Despite all the buzz around continuously learning virtual agents or intelligent automation a majority of robotic process automation (RPA) use cases still focus on simply replacing repetitive and routine human activities with robots. According to a recent Forrester study approximately 95% of today’s RPA implementations are limited to dealing with structured data. The next trend could be to have more and more robots deployed to work with unstructured data with self-learning abilities.
When we approach typical RPA opportunities today, we tend to focus on the set of actions or activities (currently performed by humans) which can be replaced with robotic implementations, thereby, freeing up human resource to focus on more “value added” activities. I see the following possible outcomes on the business processes after a successful RPA exercise:
- Improvement of process performance or improvement in turn around time due to faster task execution through automation
- Less rework since human error factor is negated
- Process becomes less costly
Transform your processes
But, in simply replacing human actions with robots we end up not optimizing our business processes. While analyzing the operational procedures to identify use cases for RPA we should take this opportunity to optimize our processes as well. Let’s take a simple example here: a typical RPA use case would be where a bank employee is keying in information across multiple legacy systems while acting on a customer on-boarding request. While identifying this stage of the process as candidate for RPA based automation we tend to forget to ask several questions:
- Do we really need to enter the same information across all these systems still?
- Is capturing all the information still relevant?
- Why do we need to have that quality check process in the next step? Robots would not make mistakes ( like humans ) in entering data across systems under normal circumstances
The above are just some simple example of things that we tend to overlook and simply replicate the as is process steps.
The idea here is to make RPA initiatives transformational by spending some time to optimize the business processes we are dealing with before the actual implementation. This would ensure better outcomes and perhaps better ROI. Poor processes can be automated but it is better to improve them first. Automating a bad process does not make it better. In the short term, the process may become cost efficient by removing human workers, but our end goal should be to make the process more efficient and effective.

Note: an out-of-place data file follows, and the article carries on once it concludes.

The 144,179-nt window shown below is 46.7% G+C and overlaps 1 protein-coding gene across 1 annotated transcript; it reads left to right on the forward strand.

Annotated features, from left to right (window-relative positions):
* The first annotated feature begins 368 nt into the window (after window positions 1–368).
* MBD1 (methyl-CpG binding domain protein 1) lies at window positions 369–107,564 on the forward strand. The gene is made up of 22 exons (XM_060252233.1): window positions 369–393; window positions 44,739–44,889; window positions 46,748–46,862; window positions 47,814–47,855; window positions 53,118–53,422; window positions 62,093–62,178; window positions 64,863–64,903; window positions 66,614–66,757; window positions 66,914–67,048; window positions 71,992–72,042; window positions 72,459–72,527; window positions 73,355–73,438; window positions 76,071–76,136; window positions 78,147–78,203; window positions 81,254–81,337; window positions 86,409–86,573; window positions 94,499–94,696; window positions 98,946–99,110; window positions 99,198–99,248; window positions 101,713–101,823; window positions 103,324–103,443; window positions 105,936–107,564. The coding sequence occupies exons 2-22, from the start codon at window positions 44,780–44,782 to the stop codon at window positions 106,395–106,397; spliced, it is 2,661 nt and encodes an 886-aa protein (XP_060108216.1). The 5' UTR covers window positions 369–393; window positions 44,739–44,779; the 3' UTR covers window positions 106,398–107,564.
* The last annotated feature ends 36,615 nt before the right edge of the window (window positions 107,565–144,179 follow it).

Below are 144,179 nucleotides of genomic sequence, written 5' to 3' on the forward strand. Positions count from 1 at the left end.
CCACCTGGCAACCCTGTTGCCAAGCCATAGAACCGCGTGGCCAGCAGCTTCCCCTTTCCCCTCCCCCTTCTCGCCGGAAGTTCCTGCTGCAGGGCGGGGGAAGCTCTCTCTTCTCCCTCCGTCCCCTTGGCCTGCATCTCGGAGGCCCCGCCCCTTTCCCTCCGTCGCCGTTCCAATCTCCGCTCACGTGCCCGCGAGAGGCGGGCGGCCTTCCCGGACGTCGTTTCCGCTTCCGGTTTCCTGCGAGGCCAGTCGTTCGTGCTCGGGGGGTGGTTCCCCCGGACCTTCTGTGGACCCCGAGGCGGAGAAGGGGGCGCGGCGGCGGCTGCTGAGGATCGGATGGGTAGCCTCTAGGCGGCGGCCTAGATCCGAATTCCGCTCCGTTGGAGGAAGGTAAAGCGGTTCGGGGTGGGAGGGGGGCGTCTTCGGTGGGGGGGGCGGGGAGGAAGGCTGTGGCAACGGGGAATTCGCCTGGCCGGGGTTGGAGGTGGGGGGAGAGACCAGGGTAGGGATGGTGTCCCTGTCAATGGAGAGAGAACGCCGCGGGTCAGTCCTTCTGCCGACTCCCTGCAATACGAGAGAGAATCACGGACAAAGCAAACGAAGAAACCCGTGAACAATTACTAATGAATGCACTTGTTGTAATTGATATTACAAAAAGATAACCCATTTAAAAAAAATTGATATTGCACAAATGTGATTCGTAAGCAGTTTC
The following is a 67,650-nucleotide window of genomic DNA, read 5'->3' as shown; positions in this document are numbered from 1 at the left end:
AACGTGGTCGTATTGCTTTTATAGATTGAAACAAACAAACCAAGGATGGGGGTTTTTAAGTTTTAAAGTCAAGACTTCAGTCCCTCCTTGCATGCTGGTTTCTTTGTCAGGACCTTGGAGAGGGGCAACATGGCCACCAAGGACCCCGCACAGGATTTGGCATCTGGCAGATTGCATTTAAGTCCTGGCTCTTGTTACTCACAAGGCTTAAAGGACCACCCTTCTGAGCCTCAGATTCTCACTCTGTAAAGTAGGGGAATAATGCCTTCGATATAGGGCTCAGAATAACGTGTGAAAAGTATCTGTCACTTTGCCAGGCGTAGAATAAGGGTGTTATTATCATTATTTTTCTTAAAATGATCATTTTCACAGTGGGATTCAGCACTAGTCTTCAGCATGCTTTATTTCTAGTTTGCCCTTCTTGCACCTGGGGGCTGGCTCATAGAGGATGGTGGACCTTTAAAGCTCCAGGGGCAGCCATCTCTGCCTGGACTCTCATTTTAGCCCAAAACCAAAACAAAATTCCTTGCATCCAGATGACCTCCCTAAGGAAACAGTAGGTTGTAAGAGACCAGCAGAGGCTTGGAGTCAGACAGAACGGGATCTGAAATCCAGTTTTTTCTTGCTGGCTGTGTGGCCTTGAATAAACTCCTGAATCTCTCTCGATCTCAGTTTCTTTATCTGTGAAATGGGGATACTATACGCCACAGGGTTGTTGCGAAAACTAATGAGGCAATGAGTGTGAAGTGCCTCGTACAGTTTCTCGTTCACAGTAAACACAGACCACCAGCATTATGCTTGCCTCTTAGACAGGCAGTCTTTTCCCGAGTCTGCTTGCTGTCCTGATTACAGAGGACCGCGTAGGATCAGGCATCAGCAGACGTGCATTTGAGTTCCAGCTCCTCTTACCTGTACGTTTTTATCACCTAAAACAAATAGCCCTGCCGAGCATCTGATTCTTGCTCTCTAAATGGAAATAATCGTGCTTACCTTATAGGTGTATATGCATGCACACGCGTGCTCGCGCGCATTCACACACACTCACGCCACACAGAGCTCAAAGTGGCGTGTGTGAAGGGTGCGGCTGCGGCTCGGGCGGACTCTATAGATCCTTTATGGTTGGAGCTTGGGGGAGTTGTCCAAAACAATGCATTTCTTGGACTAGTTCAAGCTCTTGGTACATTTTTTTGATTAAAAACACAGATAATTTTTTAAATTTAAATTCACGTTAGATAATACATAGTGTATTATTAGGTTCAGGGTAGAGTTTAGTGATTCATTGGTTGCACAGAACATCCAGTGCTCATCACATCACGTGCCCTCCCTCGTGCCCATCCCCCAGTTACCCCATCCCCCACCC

RPA and digital transformation
In a lot of cases we look for only quick wins from RPA deployment initiatives by either reducing human interventions or completely replacing those, especially in an enterprise where many software systems are deployed. The other common lookout is to find an alternative to complex and expensive integrations.
While the above establishes a business case for RPA use, it is important to look at such initiatives a bit more strategically. For example, an enterprise should look at where does an RPA fit in, in the overall automation/digitization roadmap, and how such capabilities can complement business process management (BPM) and integration initiatives.
While identifying use cases for robot deployment it is advisable to first optimize the processes and remove activities which seem redundant in today’s context. It is also a good idea to investigate how the process can be made more dynamic and efficient with robot deployment where faster and error free throughput is expected.
Combining RPA with AI
While most of the RPA deployments deal with structured data it is time to look at opportunities to make such automation initiatives more intelligent. Enterprises, in their automation roadmap, should look at augmenting RPA capability and span of usage by complementing the same with AI. Processing unstructured information, determining next set of actions and executing those would make robotics more attractive and usable. For example, use cases where understanding content of documents (unstructured information) and thereby taking a set of actions are applicable, would be good candidates for AI enabled robotics. To make a stronger case consider leveraging machine learning capabilities to continuously train robots for better performance.
RPA and BPM
It needs to be clearly understood that RPA is not meant to replace BPM or BPMS (business process management suite). While BPMS based automaton initiatives usually encompass larger functional and process areas, and are more strategic, long term initiatives, RPA engagements usually happen in pockets and are tactical in nature. Some of the situations where RPA gets precedence over BPM would include:
- The process or sub-process need to be automated for a short period of time or for the duration of a specific activity
- Internal and external systems cannot be linked via intrusive integrations
- Functionalities required may be overkill for BPMS implementation
- For some reason the organization does not have a BPMS initiative rolling yet but need a quick solution to a problem
Connect with me on my Social Media profile.